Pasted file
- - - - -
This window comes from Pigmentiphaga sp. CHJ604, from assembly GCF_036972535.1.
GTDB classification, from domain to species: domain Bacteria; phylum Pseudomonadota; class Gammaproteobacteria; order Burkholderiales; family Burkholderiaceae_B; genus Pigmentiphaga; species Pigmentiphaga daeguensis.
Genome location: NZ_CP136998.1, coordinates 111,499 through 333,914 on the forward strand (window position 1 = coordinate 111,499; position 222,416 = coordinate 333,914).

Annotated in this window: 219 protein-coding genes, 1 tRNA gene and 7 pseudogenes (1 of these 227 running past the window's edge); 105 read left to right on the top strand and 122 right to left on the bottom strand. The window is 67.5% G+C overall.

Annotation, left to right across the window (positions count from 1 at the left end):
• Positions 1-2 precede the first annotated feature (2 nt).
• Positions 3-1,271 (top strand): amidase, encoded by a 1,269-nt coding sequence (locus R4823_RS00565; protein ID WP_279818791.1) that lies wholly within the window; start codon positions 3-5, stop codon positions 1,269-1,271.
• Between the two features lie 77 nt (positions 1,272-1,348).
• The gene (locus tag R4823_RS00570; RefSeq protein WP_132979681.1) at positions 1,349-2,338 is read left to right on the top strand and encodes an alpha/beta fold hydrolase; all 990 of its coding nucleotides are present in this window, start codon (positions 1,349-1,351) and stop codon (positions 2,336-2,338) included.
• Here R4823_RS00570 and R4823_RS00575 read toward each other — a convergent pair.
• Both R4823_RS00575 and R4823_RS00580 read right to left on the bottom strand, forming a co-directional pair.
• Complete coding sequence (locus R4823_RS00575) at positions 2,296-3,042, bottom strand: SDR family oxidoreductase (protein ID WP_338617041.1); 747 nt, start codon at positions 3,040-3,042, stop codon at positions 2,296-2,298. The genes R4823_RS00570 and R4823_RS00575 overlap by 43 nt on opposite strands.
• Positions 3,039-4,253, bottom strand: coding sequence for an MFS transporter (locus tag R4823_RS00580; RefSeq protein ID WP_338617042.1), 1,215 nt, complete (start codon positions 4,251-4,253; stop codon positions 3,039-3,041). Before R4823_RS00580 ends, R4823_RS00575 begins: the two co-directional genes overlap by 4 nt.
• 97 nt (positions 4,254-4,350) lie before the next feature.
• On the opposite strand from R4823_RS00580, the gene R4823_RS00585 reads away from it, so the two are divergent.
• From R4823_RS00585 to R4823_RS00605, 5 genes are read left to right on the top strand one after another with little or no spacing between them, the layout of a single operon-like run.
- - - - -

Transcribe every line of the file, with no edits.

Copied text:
This window comes from Pigmentiphaga sp. CHJ604, from assembly GCF_036972535.1.
GTDB classification, from domain to species: domain Bacteria; phylum Pseudomonadota; class Gammaproteobacteria; order Burkholderiales; family Burkholderiaceae_B; genus Pigmentiphaga; species Pigmentiphaga daeguensis.
Genome location: NZ_CP136998.1, coordinates 111,499 through 333,914 on the forward strand (window position 1 = coordinate 111,499; position 222,416 = coordinate 333,914).

Annotated in this window: 219 protein-coding genes, 1 tRNA gene and 7 pseudogenes (1 of these 227 running past the window's edge); 105 read left to right on the top strand and 122 right to left on the bottom strand. The window is 67.5% G+C overall.

Annotation, left to right across the window (positions count from 1 at the left end):
• Positions 1-2 precede the first annotated feature (2 nt).
• Positions 3-1,271 (top strand): amidase, encoded by a 1,269-nt coding sequence (locus R4823_RS00565; protein ID WP_279818791.1) that lies wholly within the window; start codon positions 3-5, stop codon positions 1,269-1,271.
• Between the two features lie 77 nt (positions 1,272-1,348).
• The gene (locus tag R4823_RS00570; RefSeq protein WP_132979681.1) at positions 1,349-2,338 is read left to right on the top strand and encodes an alpha/beta fold hydrolase; all 990 of its coding nucleotides are present in this window, start codon (positions 1,349-1,351) and stop codon (positions 2,336-2,338) included.
• Here R4823_RS00570 and R4823_RS00575 read toward each other — a convergent pair.
• Both R4823_RS00575 and R4823_RS00580 read right to left on the bottom strand, forming a co-directional pair.
• Complete coding sequence (locus R4823_RS00575) at positions 2,296-3,042, bottom strand: SDR family oxidoreductase (protein ID WP_338617041.1); 747 nt, start codon at positions 3,040-3,042, stop codon at positions 2,296-2,298. The genes R4823_RS00570 and R4823_RS00575 overlap by 43 nt on opposite strands.
• Positions 3,039-4,253, bottom strand: coding sequence for an MFS transporter (locus tag R4823_RS00580; RefSeq protein ID WP_338617042.1), 1,215 nt, complete (start codon positions 4,251-4,253; stop codon positions 3,039-3,041). Before R4823_RS00580 ends, R4823_RS00575 begins: the two co-directional genes overlap by 4 nt.
• 97 nt (positions 4,254-4,350) lie before the next feature.
• On the opposite strand from R4823_RS00580, the gene R4823_RS00585 reads away from it, so the two are divergent.
• From R4823_RS00585 to R4823_RS00605, 5 genes are read left to right on the top strand one after another with little or no spacing between them, the layout of a single operon-like run.